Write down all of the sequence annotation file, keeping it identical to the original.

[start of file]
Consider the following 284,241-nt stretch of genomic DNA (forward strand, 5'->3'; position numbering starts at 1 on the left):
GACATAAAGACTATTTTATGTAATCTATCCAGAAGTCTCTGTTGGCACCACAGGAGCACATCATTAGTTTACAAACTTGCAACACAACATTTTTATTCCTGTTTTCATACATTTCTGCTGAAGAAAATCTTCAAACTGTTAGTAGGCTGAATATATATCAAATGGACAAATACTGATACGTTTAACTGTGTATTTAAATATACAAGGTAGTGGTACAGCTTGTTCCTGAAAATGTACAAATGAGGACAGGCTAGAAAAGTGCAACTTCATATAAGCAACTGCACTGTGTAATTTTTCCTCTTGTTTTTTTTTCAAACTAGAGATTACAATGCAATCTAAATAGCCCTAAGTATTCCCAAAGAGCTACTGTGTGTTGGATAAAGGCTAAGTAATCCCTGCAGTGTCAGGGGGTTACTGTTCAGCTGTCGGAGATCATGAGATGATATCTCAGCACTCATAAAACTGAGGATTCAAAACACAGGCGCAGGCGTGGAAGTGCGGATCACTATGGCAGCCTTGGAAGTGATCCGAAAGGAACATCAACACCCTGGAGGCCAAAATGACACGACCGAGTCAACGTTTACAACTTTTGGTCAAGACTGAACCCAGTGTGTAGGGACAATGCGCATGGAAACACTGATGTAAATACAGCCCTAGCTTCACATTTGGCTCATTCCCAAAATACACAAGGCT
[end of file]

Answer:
Consider the following 284,241-nt stretch of genomic DNA (forward strand, 5'->3'; position numbering starts at 1 on the left):
GACATAAAGACTATTTTATGTAATCTATCCAGAAGTCTCTGTTGGCACCACAGGAGCACATCATTAGTTTACAAACTTGCAACACAACATTTTTATTCCTGTTTTCATACATTTCTGCTGAAGAAAATCTTCAAACTGTTAGTAGGCTGAATATATATCAAATGGACAAATACTGATACGTTTAACTGTGTATTTAAATATACAAGGTAGTGGTACAGCTTGTTCCTGAAAATGTACAAATGAGGACAGGCTAGAAAAGTGCAACTTCATATAAGCAACTGCACTGTGTAATTTTTCCTCTTGTTTTTTTTTCAAACTAGAGATTACAATGCAATCTAAATAGCCCTAAGTATTCCCAAAGAGCTACTGTGTGTTGGATAAAGGCTAAGTAATCCCTGCAGTGTCAGGGGGTTACTGTTCAGCTGTCGGAGATCATGAGATGATATCTCAGCACTCATAAAACTGAGGATTCAAAACACAGGCGCAGGCGTGGAAGTGCGGATCACTATGGCAGCCTTGGAAGTGATCCGAAAGGAACATCAACACCCTGGAGGCCAAAATGACACGACCGAGTCAACGTTTACAACTTTTGGTCAAGACTGAACCCAGTGTGTAGGGACAATGCGCATGGAAACACTGATGTAAATACAGCCCTAGCTTCACATTTGGCTCATTCCCAAAATACACAAGGCT